But then arose the problem. The Red Cross in April of 1941 decided to accept and follow the War Department’s policy of segregating blood. The official policy was “For reasons which are not biologically convincing but which are commonly recognized as psychologically important in America, it is not deemed advisable to collect and mix Caucasian and Negro blood indiscriminately for later administration to members of the military forces.”
Charles Drew was African American. Born in Washington DC, he attended Amherst College on a football scholarship, and proved himself as great a student as he was an athlete. Following graduation he taught science and coached football at Morgan College to save money for medical school. He failed to meet the entrance requirements at Howard, having 6 hours of English instead of 8, and so entered medical school at McGill University in Quebec, where he studied alongside Caucasian students and learned to treat all patients. After receiving his MD in 1933 (second in a class of 137), he completed his residency at Montreal General Hospital, where he studied treatment of shock and resuscitation. On completion of his residency he wanted to return to the US and receive training in surgery. Because of his race, there were few options available, and he took a position at the Freedman Hospital in DC.
After a year back in DC he added to his duties at Freedman a position as Instructor in pathology at Howard. Quickly advancing, he became assistant surgeon at Freedman in 1937. In 1938 Drew received a Rockefeller Fellowship to work at NY Presbyterian, where he eventually completed his dissertation.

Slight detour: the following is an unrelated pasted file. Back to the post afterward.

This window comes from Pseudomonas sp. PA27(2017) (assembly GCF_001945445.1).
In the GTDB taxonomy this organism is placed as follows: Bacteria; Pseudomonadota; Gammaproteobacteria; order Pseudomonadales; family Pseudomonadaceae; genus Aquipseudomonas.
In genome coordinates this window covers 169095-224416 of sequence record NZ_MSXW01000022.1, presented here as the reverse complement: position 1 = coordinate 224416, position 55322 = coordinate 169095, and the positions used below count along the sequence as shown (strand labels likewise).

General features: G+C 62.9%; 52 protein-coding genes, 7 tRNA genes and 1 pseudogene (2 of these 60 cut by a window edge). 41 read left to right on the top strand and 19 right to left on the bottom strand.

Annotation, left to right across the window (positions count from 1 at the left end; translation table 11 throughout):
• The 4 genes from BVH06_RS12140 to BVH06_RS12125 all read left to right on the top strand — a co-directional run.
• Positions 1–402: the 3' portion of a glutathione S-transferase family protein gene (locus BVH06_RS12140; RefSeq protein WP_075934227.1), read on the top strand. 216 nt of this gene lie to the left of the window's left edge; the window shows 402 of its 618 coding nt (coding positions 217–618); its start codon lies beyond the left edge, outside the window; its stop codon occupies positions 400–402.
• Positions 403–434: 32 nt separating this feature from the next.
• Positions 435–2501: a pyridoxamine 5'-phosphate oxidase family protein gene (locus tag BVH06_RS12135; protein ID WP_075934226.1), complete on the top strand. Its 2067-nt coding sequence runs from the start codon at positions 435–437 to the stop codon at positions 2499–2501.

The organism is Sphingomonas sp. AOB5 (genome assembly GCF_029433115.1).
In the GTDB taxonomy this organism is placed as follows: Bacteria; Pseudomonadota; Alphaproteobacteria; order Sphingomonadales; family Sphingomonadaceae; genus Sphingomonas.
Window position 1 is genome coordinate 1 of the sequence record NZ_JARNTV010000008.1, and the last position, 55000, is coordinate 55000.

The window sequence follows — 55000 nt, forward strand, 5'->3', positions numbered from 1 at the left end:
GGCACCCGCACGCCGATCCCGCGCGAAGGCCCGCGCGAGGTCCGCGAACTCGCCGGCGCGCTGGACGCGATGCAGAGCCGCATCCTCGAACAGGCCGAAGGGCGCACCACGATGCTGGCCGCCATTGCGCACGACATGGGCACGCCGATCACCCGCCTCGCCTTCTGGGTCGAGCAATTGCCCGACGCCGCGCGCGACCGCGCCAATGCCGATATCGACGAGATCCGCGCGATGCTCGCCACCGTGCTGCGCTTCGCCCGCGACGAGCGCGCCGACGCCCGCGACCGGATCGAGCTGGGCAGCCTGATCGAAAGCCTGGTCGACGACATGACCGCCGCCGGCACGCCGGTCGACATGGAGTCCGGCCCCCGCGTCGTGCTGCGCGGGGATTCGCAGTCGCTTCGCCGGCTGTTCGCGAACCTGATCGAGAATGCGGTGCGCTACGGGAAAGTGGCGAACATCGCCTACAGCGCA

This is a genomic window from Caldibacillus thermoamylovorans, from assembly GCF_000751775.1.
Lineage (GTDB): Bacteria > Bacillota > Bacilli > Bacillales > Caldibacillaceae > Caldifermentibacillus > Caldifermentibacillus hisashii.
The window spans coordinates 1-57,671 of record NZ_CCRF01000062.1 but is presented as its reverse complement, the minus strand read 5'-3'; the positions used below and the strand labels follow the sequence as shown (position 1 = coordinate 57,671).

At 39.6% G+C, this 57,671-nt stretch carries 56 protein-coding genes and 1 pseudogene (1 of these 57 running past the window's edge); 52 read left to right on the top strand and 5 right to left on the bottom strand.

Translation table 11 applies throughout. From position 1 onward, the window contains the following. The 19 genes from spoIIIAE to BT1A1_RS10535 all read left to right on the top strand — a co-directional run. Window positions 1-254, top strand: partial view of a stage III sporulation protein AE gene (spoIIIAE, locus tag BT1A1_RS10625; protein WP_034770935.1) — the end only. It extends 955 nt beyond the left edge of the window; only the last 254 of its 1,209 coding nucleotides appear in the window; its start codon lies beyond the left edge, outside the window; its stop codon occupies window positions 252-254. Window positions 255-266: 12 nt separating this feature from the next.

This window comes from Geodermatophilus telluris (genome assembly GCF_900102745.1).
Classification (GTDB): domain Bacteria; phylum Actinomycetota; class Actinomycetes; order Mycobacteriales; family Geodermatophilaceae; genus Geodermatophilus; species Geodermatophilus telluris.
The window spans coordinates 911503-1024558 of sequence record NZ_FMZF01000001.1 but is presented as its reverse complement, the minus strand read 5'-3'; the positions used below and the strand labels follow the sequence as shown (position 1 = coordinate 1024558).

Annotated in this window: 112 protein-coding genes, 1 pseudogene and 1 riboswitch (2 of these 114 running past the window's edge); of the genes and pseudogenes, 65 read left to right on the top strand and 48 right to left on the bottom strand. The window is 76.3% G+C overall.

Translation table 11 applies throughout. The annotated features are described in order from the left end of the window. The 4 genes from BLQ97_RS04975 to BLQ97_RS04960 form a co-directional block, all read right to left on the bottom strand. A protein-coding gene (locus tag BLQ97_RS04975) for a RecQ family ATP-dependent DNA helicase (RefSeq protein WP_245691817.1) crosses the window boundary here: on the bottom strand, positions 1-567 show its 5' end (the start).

Charles Drew made his decision in April 1941, resigning from his post with the National Blood Bank, but making no public statement about it at the time.
In 1944 Drew wrote a letter to the director of the federal Labor Standards Association about the segregation of blood by the National Blood Bank. In it he said, “I think the Army made a grievous mistake, a stupid error in first issuing an order to the effect that blood for the Army should not be received from Negroes. It was a bad mistake for 3 reasons: (1) No official department of the Federal Government should willfully humiliate its citizens; (2) There is no scientific basis for the order; and (3) They need the blood.”
Charles Drew had always said that his main mission was to train and mentor medical students and surgical residents, and raise standards in black medical education. For the next 9 years he worked hard at that mission, and also campaigned against the exclusion of black physicians from local medical societies, medical specialty organizations, and the American Medical Association. He himself was the first African American to be appointed an examiner for the American Board of Surgery, and was elected to the International College of Surgeons in 1946.
In 1948 Drew’s first class of surgical residents passed the certification examination of the American Board of Surgery, two receiving top marks. Between 1941 and 1950, Drew trained more than half of the African American surgeons certified (eight of the total number); another 14 who passed later had received part of their training with him. Drew often paid out his own pocket for his students to attend conferences and present their research.
On April 1st, 1950, Charles Drew was on his way to a clinical conference, driving with 3 colleagues from DC to Tuskegee, AL. There was an accident near Burlington, NC while he was driving. His three colleagues survived, one with serious injuries. Charles Drew was very badly injured. The nearby hospital and its doctors did they best they could, but with no blood bank onsite, they could not save his life.